DIRECTOR Ti West
STARRING Jocelin Donahue, Tom Noonan, Mary Woronov, Greta Gerwig & Dee Wallace
DISTRIBUTOR MPI Media Group / Dark Sky Films
RELEASE DATE October 30, 2009
RUNTIME 95 Minutes
COUNTRY United States
Desperate to make some money so she can move into a new apartment, college student Samantha Hughes (Jocelin Donahue) takes a mysterious babysitting job. When she arrives at the house, Mr. Ulman (Tom Noonan) mentions a full lunar eclipse and explains there is no child, but that Samantha will be watching his mother instead. After exploring the sinister-seeming house, Samantha soon comes to realize that her employers are hiding a horrifying secret and have plans to use her, dead or alive.
80’s nostalgia and the occult never blended so well together until you see “The House of the Devil”. Now, I’m not bashing modern horror because I really do enjoy it all, but this film puts most attempts to utter shame. Horror in the last decade is hit or miss either being deemed torture porn, glorified for its pretentiousness, or just PG-13 garbage. The House of the Devil is an exception by allowing us to reflect on what made the classics so important to the genre and the cinematic experience in general. Horror heads will be reminded why they descended to the dark side in the first place.
Being that the time period for this film is the 1980s it only makes sense that it be captured on 16mm. This produces the illusion of the era appropriately beside just the feathered hair and Volvos. Along with the visual aesthetics, the film is set on a backdrop of the “Moral Panic” of the 80s: the menace of Satanic Cults conjuring darkness behind the closed doors of American life. We are informed of this collected paranoia by a PSA-like message in the opening scene adding further to the realistic value of the film.
This satanic panic begins with Samantha Hughes, a young college student, viewing an apartment. Unfortunately, she is lacking funds for the deposit, but the landlady is sympathetic and extends the time to get the cash. (Notice the cameo from scream queen Dee Wallace as the landlady.) Luckily Samantha finds an ad on the Wall: Babysitter needed…and guess what?! She gets the job! Hail Satan!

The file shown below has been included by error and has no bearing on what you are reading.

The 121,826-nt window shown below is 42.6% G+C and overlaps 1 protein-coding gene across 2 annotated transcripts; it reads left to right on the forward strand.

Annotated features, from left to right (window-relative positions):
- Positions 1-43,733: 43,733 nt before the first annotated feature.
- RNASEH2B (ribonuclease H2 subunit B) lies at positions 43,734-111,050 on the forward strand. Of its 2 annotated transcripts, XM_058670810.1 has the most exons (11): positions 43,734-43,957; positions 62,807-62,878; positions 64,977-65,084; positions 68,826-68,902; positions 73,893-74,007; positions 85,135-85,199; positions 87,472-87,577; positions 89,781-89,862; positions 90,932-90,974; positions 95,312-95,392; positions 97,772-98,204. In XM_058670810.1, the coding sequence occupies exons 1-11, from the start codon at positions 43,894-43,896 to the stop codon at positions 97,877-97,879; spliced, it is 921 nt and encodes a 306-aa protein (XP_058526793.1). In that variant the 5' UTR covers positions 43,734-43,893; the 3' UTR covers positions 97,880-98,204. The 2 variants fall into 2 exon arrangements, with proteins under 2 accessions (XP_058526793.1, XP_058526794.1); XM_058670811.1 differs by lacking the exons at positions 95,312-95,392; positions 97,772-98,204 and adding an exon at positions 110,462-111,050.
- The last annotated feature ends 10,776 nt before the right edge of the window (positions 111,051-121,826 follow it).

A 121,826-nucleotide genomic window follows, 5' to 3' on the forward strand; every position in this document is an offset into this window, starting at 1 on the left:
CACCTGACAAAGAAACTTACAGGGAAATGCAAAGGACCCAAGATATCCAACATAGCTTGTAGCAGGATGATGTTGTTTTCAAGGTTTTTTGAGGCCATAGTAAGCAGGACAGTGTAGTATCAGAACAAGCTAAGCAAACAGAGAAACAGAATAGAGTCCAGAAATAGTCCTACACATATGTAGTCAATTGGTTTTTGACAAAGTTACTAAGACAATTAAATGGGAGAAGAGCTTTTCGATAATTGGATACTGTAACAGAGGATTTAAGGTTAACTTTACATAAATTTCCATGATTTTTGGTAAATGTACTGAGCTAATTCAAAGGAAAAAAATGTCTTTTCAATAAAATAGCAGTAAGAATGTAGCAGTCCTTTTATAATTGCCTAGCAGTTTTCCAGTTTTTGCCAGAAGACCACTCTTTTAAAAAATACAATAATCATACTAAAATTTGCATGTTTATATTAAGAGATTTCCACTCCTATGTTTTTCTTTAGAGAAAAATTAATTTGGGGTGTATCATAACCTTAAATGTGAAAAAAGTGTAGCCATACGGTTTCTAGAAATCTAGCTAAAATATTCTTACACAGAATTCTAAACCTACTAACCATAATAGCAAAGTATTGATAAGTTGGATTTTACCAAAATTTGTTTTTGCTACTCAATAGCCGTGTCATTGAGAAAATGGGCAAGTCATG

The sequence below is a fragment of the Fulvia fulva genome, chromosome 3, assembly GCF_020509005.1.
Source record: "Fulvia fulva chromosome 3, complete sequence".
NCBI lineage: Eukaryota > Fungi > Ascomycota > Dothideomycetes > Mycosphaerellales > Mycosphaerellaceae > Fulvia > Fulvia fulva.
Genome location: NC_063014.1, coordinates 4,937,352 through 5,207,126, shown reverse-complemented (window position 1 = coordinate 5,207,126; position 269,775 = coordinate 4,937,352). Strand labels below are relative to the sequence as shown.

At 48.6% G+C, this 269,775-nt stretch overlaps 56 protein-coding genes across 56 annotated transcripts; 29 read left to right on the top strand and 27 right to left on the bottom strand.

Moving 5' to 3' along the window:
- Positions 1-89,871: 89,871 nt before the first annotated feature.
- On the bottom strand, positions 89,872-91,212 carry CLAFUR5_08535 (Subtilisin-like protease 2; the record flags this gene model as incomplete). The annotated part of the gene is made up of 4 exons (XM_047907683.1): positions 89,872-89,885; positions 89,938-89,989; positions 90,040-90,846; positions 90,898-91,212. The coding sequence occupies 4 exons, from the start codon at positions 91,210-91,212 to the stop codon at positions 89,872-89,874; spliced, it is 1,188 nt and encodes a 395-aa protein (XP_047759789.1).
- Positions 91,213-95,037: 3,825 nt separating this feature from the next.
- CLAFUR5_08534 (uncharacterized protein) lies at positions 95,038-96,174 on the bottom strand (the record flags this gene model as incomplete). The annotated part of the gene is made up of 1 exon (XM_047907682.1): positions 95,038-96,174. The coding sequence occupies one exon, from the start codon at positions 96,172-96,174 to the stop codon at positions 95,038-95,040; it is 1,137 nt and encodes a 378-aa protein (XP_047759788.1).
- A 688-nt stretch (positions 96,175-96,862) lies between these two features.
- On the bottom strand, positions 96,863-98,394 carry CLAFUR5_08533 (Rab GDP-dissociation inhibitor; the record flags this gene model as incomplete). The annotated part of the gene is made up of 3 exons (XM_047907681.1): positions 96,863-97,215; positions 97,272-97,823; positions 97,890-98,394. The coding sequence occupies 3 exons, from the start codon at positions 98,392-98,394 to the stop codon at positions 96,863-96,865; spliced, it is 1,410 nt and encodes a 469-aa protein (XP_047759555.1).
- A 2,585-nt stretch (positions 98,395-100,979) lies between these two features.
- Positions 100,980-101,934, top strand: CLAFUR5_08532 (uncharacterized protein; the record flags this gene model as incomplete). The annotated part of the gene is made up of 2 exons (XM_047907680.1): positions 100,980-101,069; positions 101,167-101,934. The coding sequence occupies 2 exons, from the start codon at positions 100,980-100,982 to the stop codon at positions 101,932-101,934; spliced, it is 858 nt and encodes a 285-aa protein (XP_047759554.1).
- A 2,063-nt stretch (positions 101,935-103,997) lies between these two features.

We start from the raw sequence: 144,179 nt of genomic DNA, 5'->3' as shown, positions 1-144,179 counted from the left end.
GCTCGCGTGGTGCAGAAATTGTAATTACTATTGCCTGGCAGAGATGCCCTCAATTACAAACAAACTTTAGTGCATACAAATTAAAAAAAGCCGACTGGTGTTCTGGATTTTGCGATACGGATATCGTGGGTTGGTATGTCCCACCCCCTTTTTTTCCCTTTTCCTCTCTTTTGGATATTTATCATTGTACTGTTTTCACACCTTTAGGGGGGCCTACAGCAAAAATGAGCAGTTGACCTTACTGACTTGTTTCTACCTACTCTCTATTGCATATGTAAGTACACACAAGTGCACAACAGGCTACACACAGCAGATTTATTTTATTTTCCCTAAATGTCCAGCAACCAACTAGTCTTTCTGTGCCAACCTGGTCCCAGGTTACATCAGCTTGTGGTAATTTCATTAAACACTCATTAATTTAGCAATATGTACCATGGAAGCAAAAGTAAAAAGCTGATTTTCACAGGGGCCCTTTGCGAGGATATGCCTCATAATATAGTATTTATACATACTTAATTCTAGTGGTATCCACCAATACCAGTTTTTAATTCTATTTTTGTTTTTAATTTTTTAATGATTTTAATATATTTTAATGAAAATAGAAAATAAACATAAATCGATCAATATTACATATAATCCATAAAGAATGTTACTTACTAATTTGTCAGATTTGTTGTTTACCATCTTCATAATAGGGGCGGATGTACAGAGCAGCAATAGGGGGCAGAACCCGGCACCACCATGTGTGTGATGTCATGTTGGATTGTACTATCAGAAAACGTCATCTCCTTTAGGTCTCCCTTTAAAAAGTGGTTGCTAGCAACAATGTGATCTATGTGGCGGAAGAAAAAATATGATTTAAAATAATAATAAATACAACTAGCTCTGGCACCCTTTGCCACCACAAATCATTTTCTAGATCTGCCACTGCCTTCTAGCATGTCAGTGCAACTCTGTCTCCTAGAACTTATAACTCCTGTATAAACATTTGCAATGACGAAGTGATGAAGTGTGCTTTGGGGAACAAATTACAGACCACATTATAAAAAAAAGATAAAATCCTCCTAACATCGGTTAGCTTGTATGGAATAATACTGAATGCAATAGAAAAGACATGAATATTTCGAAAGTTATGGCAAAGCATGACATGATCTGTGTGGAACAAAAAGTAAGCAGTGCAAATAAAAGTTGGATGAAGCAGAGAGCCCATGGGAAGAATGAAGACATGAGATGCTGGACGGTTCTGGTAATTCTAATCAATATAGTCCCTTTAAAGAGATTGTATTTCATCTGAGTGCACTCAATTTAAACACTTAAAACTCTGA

Accompanied by Her best friend, Megan, they venture to the house out in the middle of nowhere. Upon arrival, they meet the awkward Mr. Ulman dressed in formal attire to celebrate the night’s Lunar Eclipse with Mrs. Ulman, who is basically a far creepier version of Morticia from the Addams family. Mr. Ulman informs Samantha that she is not actually babysitting at all, but watching over his mother-in-law. He adds this should be fairly easy since she “keeps to herself.” Now obviously this should be a red flag to our heroine but she still agrees after persuading Mr. Ulman to up the payment to 400 dollars. Meanwhile, Megan is getting creeped out by the whole eerie atmosphere and tries to convince Samantha to leave but some people will do anything in desperation? Even if it means a night in the house of the devil and after a bloody explosive scene be warned that the rest of the film will scare you back into Sunday school.
As menacing things begin to occur in the house we get some great scenes filled with nostalgia to remind you of the decade such as ordering pizza from a rotary dial and listening to The Fixx on cassette with your Sony Walkman while dancing through a creepy house. Samantha soon begins to suspect something sinister might occurring in the house. I don’t want to reveal anymore so all I will say is get some pizza and watch this movie.
Aside from the soundtrack containing chart-topping hits of the era, the original score is awesome as well. Jeff Grace composed a chilling score that intensifies the slow-burning terror. The spine-tingling strings alone create a crawling atmosphere that suggests something evil is lurking. The opening credits are specifically powerful as it solidifies the vision director Ti West was attempting to accomplish. Upon first viewing, you might be convinced you’re watching the film on VHS incorporating a carpenter-esque track collocated with freeze frames and classic yellow text.
Executed with brilliance the film delivers almost Hitchcockian suspense that builds to a hellish climax. I promise this movie is more than your typical horror film, it is a study in horror itself. It is a respectful homage to the genre at the height of it’s popularity. This film America’s worst nightmare in the 1980’s, besides Communism. Complete with blood rituals and a couple pentagrams, The House of the Devil will get you waking up early on Sunday morning again.